The creation of a digital model that communicates an associative design 

system in an existing structure with a  contractor using  Revit.


    Hexagon to circular defintions of a boundary
    Matt Hoefler

    01 02 03 04 05 06 07 08 09

    For my project I started with what could be considered as an existing space or boundary that has specific points and arcs that create a space. Using the idea of existing boundaries and a contractor I decided to shape the definitions by using circular and hexagonal shapes. In some cases using existing shapes and definitions can be beneficial – it gives us somewhat of a starting point to begin our design process.  Instead of starting form the “ground up” we can gather information that currently exists and expand on the particular areas and spaces that need attention. If we can create a design that uses association of both new design and existing conditions the design will not only perform well it will also add to the character of the structure.

    Using Revit was very interesting for this project because there are many complex shapes and forms that you can create using the associations. I tried to create as many associations as possible and use this idea of existing structure to help create theses shapes.  In all stages of the project I used just the boundary defined in the original lines, this allowed me to work within a contained environment that could be considered the contractors scope of work.

    A basic form study of the freedom we have with in association to an existing structure/grid layout

    2.02.1 2.02.2 2.02.3 2.02.4 2.02.5 2.02.6When thinking about the four parts “contractor, associative, existing structure and Revit” that make up this project.

    I started looking back at how the contractor is defined furnishing supplies. The basis of this design started with and already furnish structural model which we could say was supplied by a contractor, from this I started working with Revit by making a family. From this family it allow me to make associations to the existing structure/grid layout… Within these images you will see red lines these lines are dependent on the structure and grid layout. Whereas the blue line show the independent lines that make the forms that are not dependent on the grid or structure. While still being able to apply the structure to these independent forms… The elevation is dependent on a side in the family that was created in Revit. While the height of the new forms are not dependent on the structure/grid, they are associated with the structure do to the dependence of the family within the structure/grid… As I have worked with this program it helps me to see how much room there is within a design while still working on grid or already existing structure.  It would seem as though there’s not much room to work or created some new or different because of the existing structure. But that is just not the case at all. I believe this example can show the freedom we can have even with in an existing structure.

    Exploration for Practice: Matthew Dunham
    Matthew Dunham

    Dunham 1 Dunham 4topDunham 2 Dunham 3 Dunham 5top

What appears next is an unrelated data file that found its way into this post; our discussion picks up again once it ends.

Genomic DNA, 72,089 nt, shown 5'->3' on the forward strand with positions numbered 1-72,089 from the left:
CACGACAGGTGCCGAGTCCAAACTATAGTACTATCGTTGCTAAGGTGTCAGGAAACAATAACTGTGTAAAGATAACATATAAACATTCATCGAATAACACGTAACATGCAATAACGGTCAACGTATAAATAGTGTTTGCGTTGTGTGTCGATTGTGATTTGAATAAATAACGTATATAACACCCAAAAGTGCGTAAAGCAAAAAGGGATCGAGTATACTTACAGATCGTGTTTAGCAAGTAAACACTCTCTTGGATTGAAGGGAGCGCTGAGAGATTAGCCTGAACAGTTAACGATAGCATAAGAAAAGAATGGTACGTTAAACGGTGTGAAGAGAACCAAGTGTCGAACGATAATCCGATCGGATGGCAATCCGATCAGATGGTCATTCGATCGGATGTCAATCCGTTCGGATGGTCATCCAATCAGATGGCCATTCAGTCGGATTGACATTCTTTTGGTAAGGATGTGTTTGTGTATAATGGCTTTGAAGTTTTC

Dunham 3d 6 Dunham Grid 1  Dunham 3d 7Dunham Grid 2Dunham 3d 8Dunham Grid 3  Dunham 3d 5Dunham Grid 4


    I wanted to just explore the idea that Peter presented in the video: while it is basic I wanted to try various other forms. I realized more complex geometries such as 7 sided shapes are nearly impossible and create a lot of errors. I chose to play around with circles and triangles. Attaching the three points of the triangle to the circle allows each diameter to be modified: dictating the height and size.


Project-Equation Discussion

12 Responses to 02.02

  1. Peter Edward Atwood says:

    As we work on our 02.01 projects, which can be submitted at any time, we will simultaneously start discussion on project 02.02. Although there are many topics that we have brought up which I think are worth continuing I would like to start off project 02.02 by looking backwards in time. Hoefler’s most recent post in project 02.01 gave us a great blog to investigate and I think, as Hoefler says, it is very relevant. On one hand “parametrics” in computer programs has emerged recently, at least parametrics as we might see it today. Yet on another hand it is actually a very old method which dates back further into the past then you might expect. Sketchpad invented by Ivan Sutherland in 1963 is an incredible example of past parametric computer methods and thinking. Check out the two videos I have posted to learn more.

  2. matthewmoeckel says:

    I had already put this list together before the videos. But after watching the videos I really like how they came together… Generative, I think this was one of the big deals for these guys back in the video being able make many of the same thing but also being able to change it and create something new. Location, rural location, These show through the video in the way the he demonstrates the zoom. The rural location is apply by claiming a location and also at the two points that are furthest from each other. Unless we were to bend these two points to the same locations. Could be fun way to look at the mathematics. Client, in the word definition, it make good point that the client is seeking data… We also see this in the videos and I believe that Rhino, also uses the data that is computed to change the design while sticking to the data that has been computed. In the same way the client will be given information. The Client will make choice and changes along the way with the information that has been collected…

    Generative – Rural location – Client – Rhino

    Word study
    1. Having the ability to originate, produce, or procreate.
    2. Of or relating to the production of offspring
    Rural location
    1. a site or position; situation
    2. the act or process of locating or the state of being located
    1. of, relating to, or characteristic of the country or country life
    2. living in or accustomed to the country